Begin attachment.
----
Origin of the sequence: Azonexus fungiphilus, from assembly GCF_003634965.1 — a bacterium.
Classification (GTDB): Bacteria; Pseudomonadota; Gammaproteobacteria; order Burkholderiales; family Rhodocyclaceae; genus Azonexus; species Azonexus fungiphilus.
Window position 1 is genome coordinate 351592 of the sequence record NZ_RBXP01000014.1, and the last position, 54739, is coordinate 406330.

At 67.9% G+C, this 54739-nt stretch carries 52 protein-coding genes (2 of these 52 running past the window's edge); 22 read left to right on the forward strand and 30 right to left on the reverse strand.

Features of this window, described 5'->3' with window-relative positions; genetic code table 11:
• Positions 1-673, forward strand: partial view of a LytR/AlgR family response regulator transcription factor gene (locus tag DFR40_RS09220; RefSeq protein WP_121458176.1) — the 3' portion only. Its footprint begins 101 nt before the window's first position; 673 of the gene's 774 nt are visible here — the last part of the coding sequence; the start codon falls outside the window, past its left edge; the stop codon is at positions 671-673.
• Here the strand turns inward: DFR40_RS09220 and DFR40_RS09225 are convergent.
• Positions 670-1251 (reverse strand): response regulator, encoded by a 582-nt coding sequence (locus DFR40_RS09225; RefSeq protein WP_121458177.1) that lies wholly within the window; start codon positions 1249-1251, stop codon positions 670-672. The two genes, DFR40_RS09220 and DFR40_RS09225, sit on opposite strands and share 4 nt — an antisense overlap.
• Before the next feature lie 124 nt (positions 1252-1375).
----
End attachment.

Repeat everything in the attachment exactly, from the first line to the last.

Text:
Origin of the sequence: Azonexus fungiphilus, from assembly GCF_003634965.1 — a bacterium.
Classification (GTDB): Bacteria; Pseudomonadota; Gammaproteobacteria; order Burkholderiales; family Rhodocyclaceae; genus Azonexus; species Azonexus fungiphilus.
Window position 1 is genome coordinate 351592 of the sequence record NZ_RBXP01000014.1, and the last position, 54739, is coordinate 406330.

At 67.9% G+C, this 54739-nt stretch carries 52 protein-coding genes (2 of these 52 running past the window's edge); 22 read left to right on the forward strand and 30 right to left on the reverse strand.

Features of this window, described 5'->3' with window-relative positions; genetic code table 11:
• Positions 1-673, forward strand: partial view of a LytR/AlgR family response regulator transcription factor gene (locus tag DFR40_RS09220; RefSeq protein WP_121458176.1) — the 3' portion only. Its footprint begins 101 nt before the window's first position; 673 of the gene's 774 nt are visible here — the last part of the coding sequence; the start codon falls outside the window, past its left edge; the stop codon is at positions 671-673.
• Here the strand turns inward: DFR40_RS09220 and DFR40_RS09225 are convergent.
• Positions 670-1251 (reverse strand): response regulator, encoded by a 582-nt coding sequence (locus DFR40_RS09225; RefSeq protein WP_121458177.1) that lies wholly within the window; start codon positions 1249-1251, stop codon positions 670-672. The two genes, DFR40_RS09220 and DFR40_RS09225, sit on opposite strands and share 4 nt — an antisense overlap.
• Before the next feature lie 124 nt (positions 1252-1375).